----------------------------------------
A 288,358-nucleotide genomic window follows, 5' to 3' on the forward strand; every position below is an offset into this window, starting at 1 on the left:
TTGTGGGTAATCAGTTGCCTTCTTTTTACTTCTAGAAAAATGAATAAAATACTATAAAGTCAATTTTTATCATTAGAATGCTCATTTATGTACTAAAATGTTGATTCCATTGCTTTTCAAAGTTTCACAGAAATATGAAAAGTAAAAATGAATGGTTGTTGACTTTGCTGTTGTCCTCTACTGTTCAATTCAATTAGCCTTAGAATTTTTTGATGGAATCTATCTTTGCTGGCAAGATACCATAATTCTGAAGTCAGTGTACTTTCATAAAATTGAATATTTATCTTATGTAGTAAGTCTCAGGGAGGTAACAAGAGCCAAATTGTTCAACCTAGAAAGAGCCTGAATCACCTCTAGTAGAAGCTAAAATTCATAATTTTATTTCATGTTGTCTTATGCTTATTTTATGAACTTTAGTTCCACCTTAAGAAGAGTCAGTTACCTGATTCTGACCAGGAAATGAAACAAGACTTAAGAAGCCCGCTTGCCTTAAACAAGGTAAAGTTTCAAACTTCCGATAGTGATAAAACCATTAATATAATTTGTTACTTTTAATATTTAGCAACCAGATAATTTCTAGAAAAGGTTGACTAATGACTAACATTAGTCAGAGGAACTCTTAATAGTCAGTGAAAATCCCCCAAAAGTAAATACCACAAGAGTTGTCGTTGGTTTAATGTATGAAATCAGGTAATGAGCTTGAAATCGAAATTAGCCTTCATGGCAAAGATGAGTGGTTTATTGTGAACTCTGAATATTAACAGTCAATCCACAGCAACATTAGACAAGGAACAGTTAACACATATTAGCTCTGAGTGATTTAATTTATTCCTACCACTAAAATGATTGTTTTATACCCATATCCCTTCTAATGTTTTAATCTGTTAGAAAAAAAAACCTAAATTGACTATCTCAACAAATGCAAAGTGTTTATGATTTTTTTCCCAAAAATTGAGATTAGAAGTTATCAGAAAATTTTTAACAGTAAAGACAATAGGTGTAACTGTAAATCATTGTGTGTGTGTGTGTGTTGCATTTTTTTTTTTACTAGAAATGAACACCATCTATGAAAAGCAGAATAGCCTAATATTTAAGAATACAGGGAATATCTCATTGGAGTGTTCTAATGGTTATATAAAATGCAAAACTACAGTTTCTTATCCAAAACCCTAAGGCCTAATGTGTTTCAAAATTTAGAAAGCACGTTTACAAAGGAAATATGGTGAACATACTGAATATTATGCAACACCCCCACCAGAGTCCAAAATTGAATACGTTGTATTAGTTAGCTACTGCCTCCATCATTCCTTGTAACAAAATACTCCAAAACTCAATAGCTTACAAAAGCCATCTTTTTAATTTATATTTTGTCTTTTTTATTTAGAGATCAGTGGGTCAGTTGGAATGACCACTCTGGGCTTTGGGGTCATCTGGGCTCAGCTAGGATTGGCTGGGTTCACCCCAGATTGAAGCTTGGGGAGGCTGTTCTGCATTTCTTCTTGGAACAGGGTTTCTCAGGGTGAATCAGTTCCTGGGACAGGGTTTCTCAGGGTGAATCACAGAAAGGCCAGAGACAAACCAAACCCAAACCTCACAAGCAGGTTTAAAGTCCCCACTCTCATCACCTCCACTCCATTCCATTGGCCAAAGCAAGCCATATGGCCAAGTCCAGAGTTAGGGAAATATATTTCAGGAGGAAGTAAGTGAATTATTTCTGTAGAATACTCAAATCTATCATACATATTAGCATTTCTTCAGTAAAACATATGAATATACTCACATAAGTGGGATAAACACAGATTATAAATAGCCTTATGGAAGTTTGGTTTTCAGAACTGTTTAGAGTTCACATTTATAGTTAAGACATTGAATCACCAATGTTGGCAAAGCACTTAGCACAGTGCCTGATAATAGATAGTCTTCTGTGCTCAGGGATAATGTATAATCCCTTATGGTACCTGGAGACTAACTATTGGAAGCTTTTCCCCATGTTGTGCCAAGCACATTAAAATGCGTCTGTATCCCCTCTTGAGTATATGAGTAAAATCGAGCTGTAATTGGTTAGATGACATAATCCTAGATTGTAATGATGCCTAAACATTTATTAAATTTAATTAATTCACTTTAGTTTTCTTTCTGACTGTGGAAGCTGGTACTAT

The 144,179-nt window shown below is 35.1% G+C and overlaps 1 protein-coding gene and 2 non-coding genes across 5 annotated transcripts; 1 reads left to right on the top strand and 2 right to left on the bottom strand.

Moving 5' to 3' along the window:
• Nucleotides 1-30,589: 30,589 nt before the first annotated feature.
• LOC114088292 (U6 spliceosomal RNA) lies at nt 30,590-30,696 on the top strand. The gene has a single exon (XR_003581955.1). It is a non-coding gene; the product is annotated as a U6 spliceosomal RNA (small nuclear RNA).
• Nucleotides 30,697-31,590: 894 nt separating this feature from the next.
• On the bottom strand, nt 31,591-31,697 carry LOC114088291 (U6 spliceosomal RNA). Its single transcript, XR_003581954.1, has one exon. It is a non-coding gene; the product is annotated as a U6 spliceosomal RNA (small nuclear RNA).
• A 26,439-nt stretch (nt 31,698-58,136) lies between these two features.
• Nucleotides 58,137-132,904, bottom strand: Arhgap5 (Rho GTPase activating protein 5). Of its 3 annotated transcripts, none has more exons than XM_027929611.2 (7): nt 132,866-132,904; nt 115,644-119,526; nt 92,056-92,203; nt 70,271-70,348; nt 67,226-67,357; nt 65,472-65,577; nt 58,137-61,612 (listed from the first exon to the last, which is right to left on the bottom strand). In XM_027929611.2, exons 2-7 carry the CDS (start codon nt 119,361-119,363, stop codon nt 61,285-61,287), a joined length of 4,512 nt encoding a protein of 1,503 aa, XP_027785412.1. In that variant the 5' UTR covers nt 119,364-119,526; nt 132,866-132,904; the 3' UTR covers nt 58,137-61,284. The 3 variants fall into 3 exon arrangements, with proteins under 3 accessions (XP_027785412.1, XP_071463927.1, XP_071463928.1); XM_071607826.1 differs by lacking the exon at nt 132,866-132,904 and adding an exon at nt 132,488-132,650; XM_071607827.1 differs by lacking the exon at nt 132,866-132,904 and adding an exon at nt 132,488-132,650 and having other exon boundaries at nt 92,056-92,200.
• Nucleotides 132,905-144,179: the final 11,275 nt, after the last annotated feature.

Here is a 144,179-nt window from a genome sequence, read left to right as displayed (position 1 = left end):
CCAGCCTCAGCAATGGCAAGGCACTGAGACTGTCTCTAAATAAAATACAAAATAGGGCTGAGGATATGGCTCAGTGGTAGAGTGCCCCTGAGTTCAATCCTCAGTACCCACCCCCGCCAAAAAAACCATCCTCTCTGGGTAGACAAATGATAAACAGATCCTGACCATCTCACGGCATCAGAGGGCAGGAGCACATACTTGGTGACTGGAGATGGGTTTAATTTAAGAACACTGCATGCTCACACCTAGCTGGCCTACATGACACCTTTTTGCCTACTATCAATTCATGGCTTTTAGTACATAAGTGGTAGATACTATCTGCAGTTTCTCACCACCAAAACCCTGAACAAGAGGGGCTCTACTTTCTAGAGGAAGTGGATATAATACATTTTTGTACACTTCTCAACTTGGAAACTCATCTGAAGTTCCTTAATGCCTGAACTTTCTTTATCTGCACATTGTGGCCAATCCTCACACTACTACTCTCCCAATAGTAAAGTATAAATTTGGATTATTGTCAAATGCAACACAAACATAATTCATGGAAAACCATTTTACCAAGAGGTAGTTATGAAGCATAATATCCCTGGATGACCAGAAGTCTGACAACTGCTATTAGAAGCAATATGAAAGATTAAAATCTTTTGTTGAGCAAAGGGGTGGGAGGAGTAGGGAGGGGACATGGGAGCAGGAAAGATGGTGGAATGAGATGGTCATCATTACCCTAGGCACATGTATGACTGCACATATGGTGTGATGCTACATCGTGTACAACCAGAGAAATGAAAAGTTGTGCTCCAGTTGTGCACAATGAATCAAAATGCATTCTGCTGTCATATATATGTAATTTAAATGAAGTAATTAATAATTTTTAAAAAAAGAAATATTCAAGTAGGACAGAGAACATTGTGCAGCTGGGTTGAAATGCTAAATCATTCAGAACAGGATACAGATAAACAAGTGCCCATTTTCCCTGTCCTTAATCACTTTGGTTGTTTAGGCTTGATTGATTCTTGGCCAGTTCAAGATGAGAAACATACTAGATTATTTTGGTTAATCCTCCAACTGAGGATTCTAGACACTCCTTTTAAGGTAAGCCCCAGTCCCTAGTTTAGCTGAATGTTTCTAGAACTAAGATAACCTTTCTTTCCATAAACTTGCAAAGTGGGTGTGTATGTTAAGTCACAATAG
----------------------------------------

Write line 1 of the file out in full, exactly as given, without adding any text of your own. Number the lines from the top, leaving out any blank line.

A 288,358-nucleotide genomic window follows, 5' to 3' on the forward strand; every position below is an offset into this window, starting at 1 on the left: